Terrorism Insurance

The Terrorism Risk Insurance Act (TRIA), passed in the aftermath of 9/11, established a public-private partnership between the U.S. federal government, private insurers and all commercial enterprises operating on U.S. soil. Renewed and modified in January 2015, this program requires insurers to offer terrorism insurance to their commercial policyholders while providing the insurers with financial protection up to $100 billion against terrorist attacks in the U.S. With the public sector providing a financial safety net, the private sector can offer coverage against an uncertain risk that would otherwise be considered uninsurable, thus making terrorism insurance widely available and affordable.  The Risk Center is actively involved with key decision makers here and abroad at developing a long-term sustainable solution to terrorism risk financing.

Terrorism risk poses fundamental challenges to our national security which must be seen in a dynamic perspective as the threat is continuously evolving. One of these challenges is associated with terrorism insurance coverage.

The 9/11 attacks inflicted $35 billion in insured losses, making 2001 the most costly year in the history of insurance and reinsurance up to that point. These attacks also revealed the new nature of the terrorism threat, where businesses and citizens have become the prime target of terrorist groups seeking to inflict major economic disruption and mass casualties.

Careful research and policy development are needed in the current debate on the future of terrorism insurance to assure economic and social continuity in the case of new terrorist attacks in the United States.

The goal of the Wharton Risk Center research on terrorism risk financing is to provide policymakers, key industry decision makers and other interested parties with a continuous analysis of the question of what roles the public and private sectors can and should play with respect to terrorism risk coverage in the United States and abroad in the post-9/11 world.

Read TRIA After 2014.

The Wharton Risk Center has been advancing knowledge on terrorism insurance markets since 2001.

At the end of 2002, Congress passed the Terrorism Risk Insurance Act (TRIA) as a temporary measure to increase the availability of risk coverage for terrorist acts. TRIA is based on risk sharing between the insurance industry and the federal government.

In August 2005, the Risk Center issued its report, TRIA and Beyond, which constitutes one of the most extensive studies ever published on terrorism risk financing in the United States. The Wharton team has had fruitful meetings and discussions with key players on the issues associated with terrorism insurance and its relationship to other strategies for reducing and managing this risk.  The study concluded that there was a role and responsibility for government in collaboration with the private sector to provide protection against terrorism losses, and cautiously favored a temporary extension of TRIA, subject to specific modifications in its design. We also urged that Congress or the White House establish a national commission on terrorism risk coverage before permanent legislation is enacted. In December 2005, a two-year extension of TRIA was voted by Congress and signed by the President.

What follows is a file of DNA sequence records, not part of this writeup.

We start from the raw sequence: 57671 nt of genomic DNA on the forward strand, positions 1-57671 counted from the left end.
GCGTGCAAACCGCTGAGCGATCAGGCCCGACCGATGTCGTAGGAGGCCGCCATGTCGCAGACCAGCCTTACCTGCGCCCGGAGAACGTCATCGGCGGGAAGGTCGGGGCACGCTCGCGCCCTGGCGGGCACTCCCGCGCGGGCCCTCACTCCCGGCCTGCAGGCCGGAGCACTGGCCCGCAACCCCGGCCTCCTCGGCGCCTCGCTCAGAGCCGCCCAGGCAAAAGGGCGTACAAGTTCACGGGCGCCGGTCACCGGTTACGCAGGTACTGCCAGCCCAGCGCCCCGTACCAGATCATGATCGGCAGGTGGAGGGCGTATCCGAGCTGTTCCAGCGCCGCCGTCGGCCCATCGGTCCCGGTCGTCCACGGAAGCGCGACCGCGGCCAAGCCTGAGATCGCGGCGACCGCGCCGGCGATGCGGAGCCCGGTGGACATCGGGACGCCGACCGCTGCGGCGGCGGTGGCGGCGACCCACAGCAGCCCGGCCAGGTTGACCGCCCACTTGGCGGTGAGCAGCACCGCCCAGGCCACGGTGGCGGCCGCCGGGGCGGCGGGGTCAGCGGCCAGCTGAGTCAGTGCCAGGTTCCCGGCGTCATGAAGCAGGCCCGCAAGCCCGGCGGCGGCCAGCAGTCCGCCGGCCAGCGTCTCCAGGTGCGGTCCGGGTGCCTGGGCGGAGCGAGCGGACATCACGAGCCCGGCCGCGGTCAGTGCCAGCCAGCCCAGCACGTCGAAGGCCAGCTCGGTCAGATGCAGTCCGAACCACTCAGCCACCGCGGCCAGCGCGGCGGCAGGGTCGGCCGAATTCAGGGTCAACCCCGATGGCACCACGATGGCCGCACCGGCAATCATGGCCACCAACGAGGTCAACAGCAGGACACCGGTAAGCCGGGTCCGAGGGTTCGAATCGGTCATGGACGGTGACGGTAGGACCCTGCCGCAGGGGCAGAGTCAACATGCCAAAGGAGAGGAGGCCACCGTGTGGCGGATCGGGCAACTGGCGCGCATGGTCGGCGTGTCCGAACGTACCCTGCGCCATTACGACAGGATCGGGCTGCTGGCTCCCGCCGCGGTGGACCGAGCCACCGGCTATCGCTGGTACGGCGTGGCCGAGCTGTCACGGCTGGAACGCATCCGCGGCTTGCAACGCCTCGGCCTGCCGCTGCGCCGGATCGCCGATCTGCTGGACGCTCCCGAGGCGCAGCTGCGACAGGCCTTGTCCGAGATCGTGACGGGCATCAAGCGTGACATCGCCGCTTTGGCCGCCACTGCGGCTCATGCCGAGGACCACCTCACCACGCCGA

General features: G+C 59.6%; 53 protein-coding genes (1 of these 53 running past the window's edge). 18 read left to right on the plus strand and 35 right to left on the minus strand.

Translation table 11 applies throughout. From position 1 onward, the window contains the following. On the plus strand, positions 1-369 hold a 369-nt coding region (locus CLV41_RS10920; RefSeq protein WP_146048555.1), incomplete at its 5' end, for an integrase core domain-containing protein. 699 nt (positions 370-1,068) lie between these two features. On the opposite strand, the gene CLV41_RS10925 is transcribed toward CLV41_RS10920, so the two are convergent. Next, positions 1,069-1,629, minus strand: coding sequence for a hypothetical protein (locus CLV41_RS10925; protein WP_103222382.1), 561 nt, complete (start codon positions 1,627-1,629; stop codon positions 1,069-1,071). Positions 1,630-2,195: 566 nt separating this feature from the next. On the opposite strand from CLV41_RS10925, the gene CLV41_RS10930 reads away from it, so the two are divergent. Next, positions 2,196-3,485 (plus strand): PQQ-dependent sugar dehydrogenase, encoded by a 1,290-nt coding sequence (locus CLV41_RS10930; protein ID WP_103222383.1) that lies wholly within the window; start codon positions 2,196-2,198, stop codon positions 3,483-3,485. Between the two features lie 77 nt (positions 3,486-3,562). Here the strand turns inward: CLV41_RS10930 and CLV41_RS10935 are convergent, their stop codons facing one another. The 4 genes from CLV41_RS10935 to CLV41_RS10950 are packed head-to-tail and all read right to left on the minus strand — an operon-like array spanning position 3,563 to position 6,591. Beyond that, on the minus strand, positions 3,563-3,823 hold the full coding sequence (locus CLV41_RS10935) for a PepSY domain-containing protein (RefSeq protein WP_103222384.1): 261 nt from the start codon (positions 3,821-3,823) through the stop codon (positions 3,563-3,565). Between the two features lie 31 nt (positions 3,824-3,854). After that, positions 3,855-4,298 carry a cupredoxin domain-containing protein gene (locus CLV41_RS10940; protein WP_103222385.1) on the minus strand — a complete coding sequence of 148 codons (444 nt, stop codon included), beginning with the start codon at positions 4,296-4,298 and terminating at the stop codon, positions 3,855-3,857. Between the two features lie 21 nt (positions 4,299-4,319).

From 2006 to 2012, we produced a series of new empirical studies thanks to a unique access to data on commercial insurance purchases.  Taken together, these studies encompass a structured research program which now provides a lot of empirical evidence that can be used in current and future debates about the role and responsibilities of the public and private sectors in providing and purchasing adequate financial coverage against the economic consequences of future attacks, here and abroad.  We have discussed the results of these studies with top decision makers in corporations, insurers and reinsurers, trade associations, intelligence services, risk modeling firms, presidents of the national terrorism insurance programs and with governments of OECD member countries, including the U.S. Congress and the White House.

Although the U.S. has been successful since 9/11 in preventing terrorist attacks on its own soil, the impact to the economy of another mega-attack or series of coordinated attacks seriously concerns the government, the private sector and citizenry. It is not clear, however, that the question of who should pay for the economic consequences of a terrorist attack on the U.S. has yet received the attention it deserves. We continue to work on this important issue.

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